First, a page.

BOURNE – New Generation Wind supporters outnumbered opponents Tuesday night during a Cape Cod Commission public hearing into controversial wind-farm plans off Scenic Highway and Route 25.
Commission member Peter Graham of Truro chairs the seven-member sub-committee review of New Generation plans that have been slightly revised since the first rounds of agency review.
Commission staff reviewers said they need more detailed information about the project as it relates to three areas of regional policy plan (RPP) compliance: economic benefits, hazardous materials and both cultural resources and community character.
Staffers at this point recommend that New Generation principals Tudor Ingersoll of Buzzards Bay and Sam Lorusso of Cape Cod Aggregates eliminate, relocate or reduce the height of three turbines that will have “significant visual impacts along Scenic Highway.
The staff report concludes that the wind farm “runs afoul of the historic character of the canal area and distinctive features of Bournedale village.” In addition, the project is proposed atop an area designated as a potential public water supply area.
New Generation attorney Diane Tillotson, however, said the community character standards of RPP review are overly subjective. She introduced pictures of massive public works projects over the years, including the canal and bridges construction as well as introduction of the high-tension electric lines through Bournedale.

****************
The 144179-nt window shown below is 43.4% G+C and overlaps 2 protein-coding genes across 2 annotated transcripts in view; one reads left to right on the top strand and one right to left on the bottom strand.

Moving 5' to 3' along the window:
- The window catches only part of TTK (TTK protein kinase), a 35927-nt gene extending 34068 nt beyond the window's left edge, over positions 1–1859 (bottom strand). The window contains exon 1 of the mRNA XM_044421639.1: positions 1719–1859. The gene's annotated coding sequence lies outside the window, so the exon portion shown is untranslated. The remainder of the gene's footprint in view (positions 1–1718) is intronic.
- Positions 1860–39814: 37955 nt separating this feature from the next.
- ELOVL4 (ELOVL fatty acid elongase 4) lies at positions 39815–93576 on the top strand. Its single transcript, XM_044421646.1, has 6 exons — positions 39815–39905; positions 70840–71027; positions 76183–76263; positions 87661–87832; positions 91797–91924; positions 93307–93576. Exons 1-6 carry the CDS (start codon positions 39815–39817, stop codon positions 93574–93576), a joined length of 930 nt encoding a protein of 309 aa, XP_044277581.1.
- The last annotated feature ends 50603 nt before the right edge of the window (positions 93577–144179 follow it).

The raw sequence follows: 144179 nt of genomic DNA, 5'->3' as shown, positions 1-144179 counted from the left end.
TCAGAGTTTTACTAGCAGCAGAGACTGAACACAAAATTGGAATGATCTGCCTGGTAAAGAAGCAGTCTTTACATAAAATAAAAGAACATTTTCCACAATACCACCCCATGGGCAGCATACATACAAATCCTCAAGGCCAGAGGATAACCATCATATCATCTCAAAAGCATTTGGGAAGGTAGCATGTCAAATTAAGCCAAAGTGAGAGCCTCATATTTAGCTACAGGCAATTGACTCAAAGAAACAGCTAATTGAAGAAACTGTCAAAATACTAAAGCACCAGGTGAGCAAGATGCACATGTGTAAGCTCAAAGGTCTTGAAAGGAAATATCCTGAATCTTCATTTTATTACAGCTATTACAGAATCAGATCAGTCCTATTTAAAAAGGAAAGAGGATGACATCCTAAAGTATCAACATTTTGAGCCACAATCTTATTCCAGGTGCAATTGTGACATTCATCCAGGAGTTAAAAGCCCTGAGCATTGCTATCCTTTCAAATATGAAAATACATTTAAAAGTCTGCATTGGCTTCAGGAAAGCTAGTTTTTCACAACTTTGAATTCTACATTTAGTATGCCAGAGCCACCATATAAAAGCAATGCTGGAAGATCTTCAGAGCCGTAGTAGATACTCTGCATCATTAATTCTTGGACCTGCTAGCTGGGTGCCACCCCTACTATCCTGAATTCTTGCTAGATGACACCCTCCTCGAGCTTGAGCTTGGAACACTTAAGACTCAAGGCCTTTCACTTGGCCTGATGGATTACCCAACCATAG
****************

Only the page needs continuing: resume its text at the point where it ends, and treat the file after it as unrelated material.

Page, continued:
“What we view today as a marvelous project, the canal, was at one time one of the most disruptive public works projects,” Tillotson told the commission, adding that the Mirant power plant, canal-side highways, high tension lines and railroad bed along Sandwich Road are not much to look at.
Susan Daniels of Bourndale, however, urged the commission to take a “humane” view of proposed turbine impacts, saying she does not want to see industrial grade turbines “outside my front door.”
Richard Conron of Gray Gables said the proposed wind farm would be “extremely damaging to the character of Bourne, adding that the commission “should help keep Bourne a special place on Cape Cod.”
His comments were embraced by his wife, former Selectwoman Judith Conron, and Suzanne Hebb of Buzzards Bay.
Mann family members of Head of the Bay, however, reminded the commission that owners of large tracts routinely allow their land to be used for progress; notably gas delivery and electric high-tension lines as well as abutting residential development. Why not harnessing renewable wind energy next, members said.
A New Generation energy consultant said power generated by the seven 495-foot turbines would be sold to a third party corporation that would in turn sell into the electricity delivery grid. New Generation, he said, is pursuing its sales options, adding that its output could generate electric power for 3,200 homes over one year’s time.
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